Why Social Psychology of Risk Is Important
Social psychology plays a tremendously important role in safe operations. In fact, it may play the most important role in safety outcomes. Safety performance in your aviation safety program will hinge on your ability to create a climate of positive social psychology through:
Human Factors play a major role in the social psychology of risk; however, they don’t completely explain it, as there are other factors too.
Major factors that affect the social psychology of risk in SMS are:
- How informed employees are about applicable danger;
- How familiar employees are with their tasks;
- How accurately employees estimate their capabilities;
- Existing Norms; and
- The risk tolerance of role models and leaders.
Let’s look at how these factors affect the social psychology of risk.
Knowledge of Dangers
Severity of outcomes while performing certain tasks tends to have a good effect on employee’s tolerance of risk. In other words, knowing dangers has a positive effect on the psychology of risk.
When employees know a particular task has severe consequences for poor safety behavior, they tend to be more aware of how their actions affect risk.
On a social level, risks need to be communicated to employees via safety training and promotion. When many employees are aware of potential danger, it can have a very good social effect on safety for many tasks.
Familiarity with Tasks
Being familiar with tasks can have a very negative effect on the psychology of risk, especially in the case of rote or boring tasks. As employees become very familiar with their routine tasks from performing them day after day successfully, their vigilance will lapse.
Combating this on a social level can be difficult. One good option is to use many safety checklists. At the very least, this will ensure that certain tasks are completed in full.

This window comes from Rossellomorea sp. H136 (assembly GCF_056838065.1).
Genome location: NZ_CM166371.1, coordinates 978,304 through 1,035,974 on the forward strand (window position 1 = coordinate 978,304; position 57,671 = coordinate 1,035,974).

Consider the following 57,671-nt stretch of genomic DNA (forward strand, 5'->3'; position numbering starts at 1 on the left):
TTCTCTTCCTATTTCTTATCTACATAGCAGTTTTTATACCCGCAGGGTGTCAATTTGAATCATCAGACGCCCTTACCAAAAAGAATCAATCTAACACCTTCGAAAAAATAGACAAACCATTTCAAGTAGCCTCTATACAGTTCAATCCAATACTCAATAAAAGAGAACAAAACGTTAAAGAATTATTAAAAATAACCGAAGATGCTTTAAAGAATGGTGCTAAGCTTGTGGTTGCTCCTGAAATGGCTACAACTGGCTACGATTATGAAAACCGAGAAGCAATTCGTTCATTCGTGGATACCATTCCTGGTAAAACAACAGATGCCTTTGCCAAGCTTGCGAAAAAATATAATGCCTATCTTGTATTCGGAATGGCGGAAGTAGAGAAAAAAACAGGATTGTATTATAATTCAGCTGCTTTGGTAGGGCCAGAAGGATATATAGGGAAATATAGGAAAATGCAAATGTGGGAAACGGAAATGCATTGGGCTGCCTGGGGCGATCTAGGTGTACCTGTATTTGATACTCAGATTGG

Secondly, promoting a policy of “trust but verify” is another good way to positively affect risk sociology with safety promotion.
It should be mentioned that familiarity with tasks can have a positive effect on risk awareness when employees have personal experience with negative outcomes.
Accurately Estimating Capability to Perform Task
Inexperienced employees, or employees who are unfamiliar with tasks, tend to have expectation of capability that far exceeds actual ability.
Experience employees tend to have a fairly accurate measure of their personal capability. It is one of the reasons have experience employees is a good way to create a very good social climate of safety awareness.
Finding ways to make employees satisfied with their jobs is important for safety, as they will gain experience under the umbrella of your organization. Just consider that employees with less than one year of experience are responsible for a majority of aviation incidents.
How Assertiveness Affects Risk
Lack of Assertiveness on a social level is an extremely risky climate. Companies with silos, bullying, and other negative social pressures will inevitably suffer from more adverse incidents that were otherwise avoidable.
Safety managers have long been trained on the dangers of not speaking up, as there have been many aviation accidents caused by Lack of Assertiveness. At the very least, employees should:
- Feel comfortable reporting safety issues;
- Be able to report issues anonymously; and
- Be able to report issues without certain managers intervening.
This will ensure that employees have options to be assertive. Even better is a social climate where employees can actively speak up.
Norms naturally play a big role in the social psychology of risk. The way other employees act will affect each employee’s actions every day.
When Norms are bad, employees have incentive (social pressure) to either:
- Behave in-line with other employees; or
- Not act in accordance with desired safety behavior.
One of the primary purposes of Safety Promotion is to create positive Norms.
Role Models / Leaders Accepting Risk
Employees will look to role models and leaders as exemplifying the kind of risk tolerance that they too should adopt. Leaders who care about safety can create a very positive social risk psychology. On the other hand, they can destroy safety culture as well.
Finding good safety leaders is tough and is not something your SMS necessarily has direct control over. In programs with lack of safety leaders, safety management should heavily promote the safety program as providing the leadership/guidance for how to act. This is much easier said than done.